Biomedical Engineering Reference
In-Depth Information
for the desired application, while equipping the respective systems with ap-
propriate physical properties. Relevant physicochemical properties include
the rheology and mechanism of gel formation, degradation behavior, and me-
chanical properties of the system. These features are specified by the polymer
and fabrication technique used to form the polymeric vehicle.
Polymers for VEGF Delivery
Synthetic polymers are readily available and exhibit well-defined chemical
and physical characteristics allowing for the reproducible fabrication of VEGF
delivery systems. Thermoplastic, aliphatic polyesters including poly(glycolic
acid) (PGA), poly(lactic acid) (PLA), and their copolymers (PLGA) are
the most widely used synthetic polymers for this purpose (Fig. 6). These
polyesters are FDA approved and considered biocompatible [76]. When
placed in an aqueous environment the otherwise water-insoluble materi-
als degrade through hydrolysis yielding naturally occurring metabolic by-
products (lactic and glycolic acid). In order to provide systems that allow for
the controlled release of bioactive factors for extended periods of time, these
aliphatic polyesters are most commonly processed into microspheres and
porous polymer scaffolds [77, 78]. VEGF incorporation into microspheres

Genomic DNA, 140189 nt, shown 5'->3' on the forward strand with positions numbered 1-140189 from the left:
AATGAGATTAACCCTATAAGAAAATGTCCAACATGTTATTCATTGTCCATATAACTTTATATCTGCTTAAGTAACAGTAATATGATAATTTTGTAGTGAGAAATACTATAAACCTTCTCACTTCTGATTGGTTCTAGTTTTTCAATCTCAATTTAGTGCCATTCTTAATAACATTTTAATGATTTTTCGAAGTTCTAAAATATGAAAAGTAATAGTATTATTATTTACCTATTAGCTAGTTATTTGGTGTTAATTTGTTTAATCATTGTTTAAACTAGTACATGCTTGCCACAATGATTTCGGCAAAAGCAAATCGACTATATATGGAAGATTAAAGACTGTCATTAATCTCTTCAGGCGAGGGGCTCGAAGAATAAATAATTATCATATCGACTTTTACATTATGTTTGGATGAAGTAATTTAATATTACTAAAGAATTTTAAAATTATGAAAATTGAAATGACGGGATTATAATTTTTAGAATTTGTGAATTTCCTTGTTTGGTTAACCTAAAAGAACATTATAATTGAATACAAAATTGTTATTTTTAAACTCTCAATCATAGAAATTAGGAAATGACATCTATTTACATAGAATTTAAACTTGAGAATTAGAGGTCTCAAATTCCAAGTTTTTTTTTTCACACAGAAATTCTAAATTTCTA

is typically accomplished with emulsion techniques involving organic sol-
vents, and yields delivery systems that may be readily injected into the
body [77, 79, 80]. However, the stability of growth factors incorporated into
polymer in this manner may be negatively affected by the organic solvents,
and the microclimate in the microspheres may deteriorate the bioactivity of
the VEGF [69, 81]. Efforts have been made to overcome these limitations by
appropriately modifying the microsphere composition, and developing tech-
nologies that do not require organic solvents [69, 82].
Porous polymer scaffolds made from aliphatic polyesters often serve as
three-dimensional (3-D) cell carriers in tissue engineering [83-85]. Recently,
a gas foaming particulate leaching procedure has been established to allow for
scaffold fabrication without the use of the organic solvents or high tempera-
Fig. 6 Chemical structure of the aliphatic polyesters poly(glycolic acid) (PGA) and
pol(lactic acid) (PLA), sodium alginate, and oxidized sodium alginate
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